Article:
Published: March 20, 2018|
Migraine and Epilepsy
“Epilepsy is more than a seizure. It’s a life changing and threatening condition affecting the person and their families terribly.” (Julie Clark, Scotland, UK, 2017)
We can easily substitute migraine and headache into that quote . The result would be a commonly acknowledged expression assigned to migraine disease: Migraine is more than a headache… which is also life changing and affects people’s lives terribly. Coincidence? Probably not. It brings us to the crux of a significant medical-neurological question and the focus of this newsletter: what is the nature of the relationship between migraine disease and epilepsy disorders?
The choice for the monthly newsletter topic is informed by our followers. Much interest has recently surfaced in this area. Migraine, which is known for its wide range of co-morbidities, has been shown to be significantly associated with epilepsy. But do the two conditions have a common, underlying, neurological basis? Research is being focused in that area, and should it bear fruit, the treatment of both conditions could be enhanced. A good place to start is similarities between the conditions:
- Both conditions experience a phenomena called “cortical spreading depression”, although migraine propagates more slowly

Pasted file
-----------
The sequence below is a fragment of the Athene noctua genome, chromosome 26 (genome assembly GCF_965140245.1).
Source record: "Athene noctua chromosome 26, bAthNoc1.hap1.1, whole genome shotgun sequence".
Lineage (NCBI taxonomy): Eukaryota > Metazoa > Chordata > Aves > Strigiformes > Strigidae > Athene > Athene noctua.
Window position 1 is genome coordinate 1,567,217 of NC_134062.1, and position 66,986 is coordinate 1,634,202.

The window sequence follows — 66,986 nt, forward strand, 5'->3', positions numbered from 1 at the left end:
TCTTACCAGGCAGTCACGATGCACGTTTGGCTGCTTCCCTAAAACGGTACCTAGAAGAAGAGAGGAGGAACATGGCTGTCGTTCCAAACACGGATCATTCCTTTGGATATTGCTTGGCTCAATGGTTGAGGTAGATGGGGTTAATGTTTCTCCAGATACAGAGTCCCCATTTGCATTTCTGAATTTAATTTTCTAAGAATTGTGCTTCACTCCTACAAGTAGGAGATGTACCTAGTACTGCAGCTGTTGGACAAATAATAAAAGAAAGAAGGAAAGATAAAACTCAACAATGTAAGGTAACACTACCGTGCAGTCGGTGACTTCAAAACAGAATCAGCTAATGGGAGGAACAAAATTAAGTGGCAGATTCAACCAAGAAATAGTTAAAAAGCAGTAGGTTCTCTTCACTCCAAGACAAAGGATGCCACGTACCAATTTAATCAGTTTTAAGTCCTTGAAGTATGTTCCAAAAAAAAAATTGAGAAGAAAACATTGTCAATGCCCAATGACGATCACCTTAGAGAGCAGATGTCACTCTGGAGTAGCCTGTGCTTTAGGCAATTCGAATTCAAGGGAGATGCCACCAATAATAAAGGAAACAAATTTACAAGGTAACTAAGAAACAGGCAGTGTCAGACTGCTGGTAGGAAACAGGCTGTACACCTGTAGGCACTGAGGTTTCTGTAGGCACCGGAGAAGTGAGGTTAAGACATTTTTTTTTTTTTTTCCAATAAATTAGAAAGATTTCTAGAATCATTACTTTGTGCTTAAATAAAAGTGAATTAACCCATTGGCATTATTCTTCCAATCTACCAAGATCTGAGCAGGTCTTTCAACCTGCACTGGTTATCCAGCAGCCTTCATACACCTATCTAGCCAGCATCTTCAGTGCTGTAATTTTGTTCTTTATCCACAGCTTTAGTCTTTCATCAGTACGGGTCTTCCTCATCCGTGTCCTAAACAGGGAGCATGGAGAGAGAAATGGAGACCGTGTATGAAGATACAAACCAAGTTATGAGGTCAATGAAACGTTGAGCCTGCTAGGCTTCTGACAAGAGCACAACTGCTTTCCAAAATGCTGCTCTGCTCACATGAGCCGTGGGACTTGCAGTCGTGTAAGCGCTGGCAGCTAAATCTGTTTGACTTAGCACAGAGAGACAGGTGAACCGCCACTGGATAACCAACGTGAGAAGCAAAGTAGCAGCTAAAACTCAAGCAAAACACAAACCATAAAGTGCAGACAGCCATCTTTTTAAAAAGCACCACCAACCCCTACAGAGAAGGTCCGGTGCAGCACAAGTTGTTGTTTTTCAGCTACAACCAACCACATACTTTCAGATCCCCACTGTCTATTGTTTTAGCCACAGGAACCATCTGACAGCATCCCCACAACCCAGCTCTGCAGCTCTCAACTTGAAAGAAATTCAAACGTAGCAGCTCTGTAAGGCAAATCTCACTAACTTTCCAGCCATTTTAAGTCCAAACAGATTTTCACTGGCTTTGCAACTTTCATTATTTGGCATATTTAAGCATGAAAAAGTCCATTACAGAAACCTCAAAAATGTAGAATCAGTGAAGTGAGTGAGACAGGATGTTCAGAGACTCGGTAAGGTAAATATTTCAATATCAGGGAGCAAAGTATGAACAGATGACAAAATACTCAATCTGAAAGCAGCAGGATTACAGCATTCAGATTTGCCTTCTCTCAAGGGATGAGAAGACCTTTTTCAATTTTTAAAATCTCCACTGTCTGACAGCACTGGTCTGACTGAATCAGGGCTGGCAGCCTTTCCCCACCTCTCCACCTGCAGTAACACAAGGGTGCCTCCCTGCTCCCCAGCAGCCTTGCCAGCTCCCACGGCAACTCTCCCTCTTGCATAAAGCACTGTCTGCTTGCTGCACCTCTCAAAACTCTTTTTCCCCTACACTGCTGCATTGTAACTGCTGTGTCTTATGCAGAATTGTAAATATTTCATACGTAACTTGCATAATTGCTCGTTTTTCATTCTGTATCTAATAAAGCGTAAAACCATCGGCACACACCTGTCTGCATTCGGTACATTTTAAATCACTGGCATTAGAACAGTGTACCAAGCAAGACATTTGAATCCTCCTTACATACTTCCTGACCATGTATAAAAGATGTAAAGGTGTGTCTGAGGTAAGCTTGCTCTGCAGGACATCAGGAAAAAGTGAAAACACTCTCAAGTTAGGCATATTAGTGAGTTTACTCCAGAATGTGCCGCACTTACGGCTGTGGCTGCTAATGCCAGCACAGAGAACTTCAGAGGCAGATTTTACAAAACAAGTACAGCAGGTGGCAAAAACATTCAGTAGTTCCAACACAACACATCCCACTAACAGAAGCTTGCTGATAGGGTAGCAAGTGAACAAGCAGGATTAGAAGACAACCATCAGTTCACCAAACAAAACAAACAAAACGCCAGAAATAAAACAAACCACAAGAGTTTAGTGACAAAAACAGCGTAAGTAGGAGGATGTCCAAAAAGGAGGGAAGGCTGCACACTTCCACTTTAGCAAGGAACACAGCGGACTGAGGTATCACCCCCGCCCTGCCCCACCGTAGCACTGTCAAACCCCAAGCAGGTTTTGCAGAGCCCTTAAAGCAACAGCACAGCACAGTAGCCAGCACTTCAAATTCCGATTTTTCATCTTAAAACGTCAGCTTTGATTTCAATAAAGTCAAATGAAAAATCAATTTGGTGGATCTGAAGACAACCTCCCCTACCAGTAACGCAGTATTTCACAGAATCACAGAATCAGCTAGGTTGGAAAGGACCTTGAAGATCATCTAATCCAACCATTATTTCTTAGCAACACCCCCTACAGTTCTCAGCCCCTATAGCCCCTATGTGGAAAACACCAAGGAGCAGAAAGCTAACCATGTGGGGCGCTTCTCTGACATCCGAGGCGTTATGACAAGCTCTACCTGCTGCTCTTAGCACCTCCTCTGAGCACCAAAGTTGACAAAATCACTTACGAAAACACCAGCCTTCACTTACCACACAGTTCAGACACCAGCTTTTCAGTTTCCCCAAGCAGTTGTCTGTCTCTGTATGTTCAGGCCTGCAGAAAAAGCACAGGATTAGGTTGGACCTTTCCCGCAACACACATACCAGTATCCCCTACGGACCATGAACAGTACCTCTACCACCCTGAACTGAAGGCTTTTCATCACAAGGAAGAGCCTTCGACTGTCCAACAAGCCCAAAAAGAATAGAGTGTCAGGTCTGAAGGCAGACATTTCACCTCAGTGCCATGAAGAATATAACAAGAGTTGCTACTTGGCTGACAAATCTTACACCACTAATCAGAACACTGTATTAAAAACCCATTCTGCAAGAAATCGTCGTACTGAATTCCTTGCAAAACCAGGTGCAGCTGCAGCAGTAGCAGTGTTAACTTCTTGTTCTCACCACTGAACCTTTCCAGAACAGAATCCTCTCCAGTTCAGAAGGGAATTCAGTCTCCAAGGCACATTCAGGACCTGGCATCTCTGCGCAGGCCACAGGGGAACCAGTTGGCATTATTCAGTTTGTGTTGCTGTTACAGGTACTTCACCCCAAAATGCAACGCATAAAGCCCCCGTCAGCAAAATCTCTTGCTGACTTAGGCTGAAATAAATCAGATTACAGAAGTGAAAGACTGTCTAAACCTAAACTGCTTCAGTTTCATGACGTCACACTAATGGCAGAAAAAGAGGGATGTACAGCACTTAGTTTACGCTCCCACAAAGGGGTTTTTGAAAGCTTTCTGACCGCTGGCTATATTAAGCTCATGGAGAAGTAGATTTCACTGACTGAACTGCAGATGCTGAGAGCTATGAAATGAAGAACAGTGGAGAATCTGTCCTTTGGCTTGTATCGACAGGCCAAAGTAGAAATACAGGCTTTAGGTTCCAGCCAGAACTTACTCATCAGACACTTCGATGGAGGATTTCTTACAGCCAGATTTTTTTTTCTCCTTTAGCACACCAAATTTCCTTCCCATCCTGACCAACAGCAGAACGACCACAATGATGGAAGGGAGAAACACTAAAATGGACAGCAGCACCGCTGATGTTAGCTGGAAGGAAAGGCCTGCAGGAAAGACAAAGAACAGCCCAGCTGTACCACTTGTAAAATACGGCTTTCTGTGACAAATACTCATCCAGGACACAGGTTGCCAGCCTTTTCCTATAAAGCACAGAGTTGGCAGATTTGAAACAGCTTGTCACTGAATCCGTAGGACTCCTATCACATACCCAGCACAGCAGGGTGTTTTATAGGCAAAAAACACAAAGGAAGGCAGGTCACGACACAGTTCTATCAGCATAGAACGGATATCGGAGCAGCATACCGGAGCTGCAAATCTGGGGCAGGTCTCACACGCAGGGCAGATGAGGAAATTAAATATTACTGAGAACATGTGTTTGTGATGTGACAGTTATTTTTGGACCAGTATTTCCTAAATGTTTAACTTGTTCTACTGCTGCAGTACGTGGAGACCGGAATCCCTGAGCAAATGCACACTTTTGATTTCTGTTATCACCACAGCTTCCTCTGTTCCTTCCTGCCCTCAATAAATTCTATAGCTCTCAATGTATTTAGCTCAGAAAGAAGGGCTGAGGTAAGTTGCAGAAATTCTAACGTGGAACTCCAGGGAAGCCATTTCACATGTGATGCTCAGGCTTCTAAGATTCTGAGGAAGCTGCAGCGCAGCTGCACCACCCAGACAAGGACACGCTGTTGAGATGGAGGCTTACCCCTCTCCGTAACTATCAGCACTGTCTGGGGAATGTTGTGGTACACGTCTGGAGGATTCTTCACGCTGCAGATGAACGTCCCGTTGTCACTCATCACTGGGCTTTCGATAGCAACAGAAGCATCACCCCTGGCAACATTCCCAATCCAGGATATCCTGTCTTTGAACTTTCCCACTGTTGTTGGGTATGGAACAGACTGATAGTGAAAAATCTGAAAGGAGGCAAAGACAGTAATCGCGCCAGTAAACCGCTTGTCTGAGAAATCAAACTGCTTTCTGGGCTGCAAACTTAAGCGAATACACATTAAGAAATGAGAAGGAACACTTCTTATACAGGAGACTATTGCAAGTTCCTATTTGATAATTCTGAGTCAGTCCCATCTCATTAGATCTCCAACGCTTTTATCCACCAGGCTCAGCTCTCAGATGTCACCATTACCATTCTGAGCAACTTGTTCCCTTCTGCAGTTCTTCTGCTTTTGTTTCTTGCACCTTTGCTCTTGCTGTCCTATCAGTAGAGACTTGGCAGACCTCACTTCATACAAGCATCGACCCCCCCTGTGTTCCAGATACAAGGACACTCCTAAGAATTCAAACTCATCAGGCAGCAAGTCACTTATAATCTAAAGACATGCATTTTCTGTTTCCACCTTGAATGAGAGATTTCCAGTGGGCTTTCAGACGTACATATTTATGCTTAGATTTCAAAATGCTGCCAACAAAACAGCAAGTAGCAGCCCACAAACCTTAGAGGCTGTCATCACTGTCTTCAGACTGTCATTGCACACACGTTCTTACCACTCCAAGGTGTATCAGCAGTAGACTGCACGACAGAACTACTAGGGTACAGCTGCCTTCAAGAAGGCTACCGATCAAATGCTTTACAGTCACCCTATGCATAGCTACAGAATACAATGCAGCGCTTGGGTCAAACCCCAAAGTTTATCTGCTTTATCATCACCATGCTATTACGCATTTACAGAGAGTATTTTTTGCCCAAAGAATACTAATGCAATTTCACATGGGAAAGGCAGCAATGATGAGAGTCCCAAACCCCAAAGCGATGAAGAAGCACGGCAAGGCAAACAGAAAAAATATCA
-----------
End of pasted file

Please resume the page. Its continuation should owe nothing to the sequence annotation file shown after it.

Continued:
- Certain medications are effective in treating both disorders
- Stress can trigger both migraines and seizures
- There is a demonstrated genetic susceptibility to both migraine and epilepsy
- Numerous migraine symptoms, such as numbness in the arm or face, can also appear to be a seizure-related symptom.
- People with seizure disorders are twice as likely to experience migraines
- Each condition is generally acknowledged as under-treated, and both are often misdiagnosed
This brings us to the point of temporal proximity. Do two conditions existing very close together in time suggest anything more than a relationship of association? “Migralepsy” (migraine triggered seizures) is a poorly defined entity that attempts to bridge this temporal gap, and the oft-criticized definition of this condition is far beyond the scope of this short newsletter. However, the struggles of attempting to define a condition that lives in the borderland of epilepsy and migraine should not be lost on us.
Perhaps we can borrow a term from our legal lexicon, in this case “circumstantial evidence”. This is evidence that relies on inference to draw a conclusion. Unfortunately, about 66% of all epilepsy cases have no known cause, and must rely on some form of inference for explanation. Seldom do disorders such as migraine, epilepsy, anxiety, depression, and suicidiality exist in a vacuum. Somehow they are interrelated, and the explanation is now one of inference. Perhaps Winawer, a major proponent of shared genetic susceptibility between migraine and epilepsy, states it best: “We really need to understand epilepsy in its context”. “There is a huge move in the last few years to do that and I think this work is part of the larger question”.
Any process or legislation that serves to reduce the volume of robust, peer-reviewed research can only be viewed as obstructionist to helping solve these often life or death questions, let alone quality-of-life determinations. Are migraine and epilepsy separate neurological disorders? Probably not, but only solid research will provide us with a definitive answer.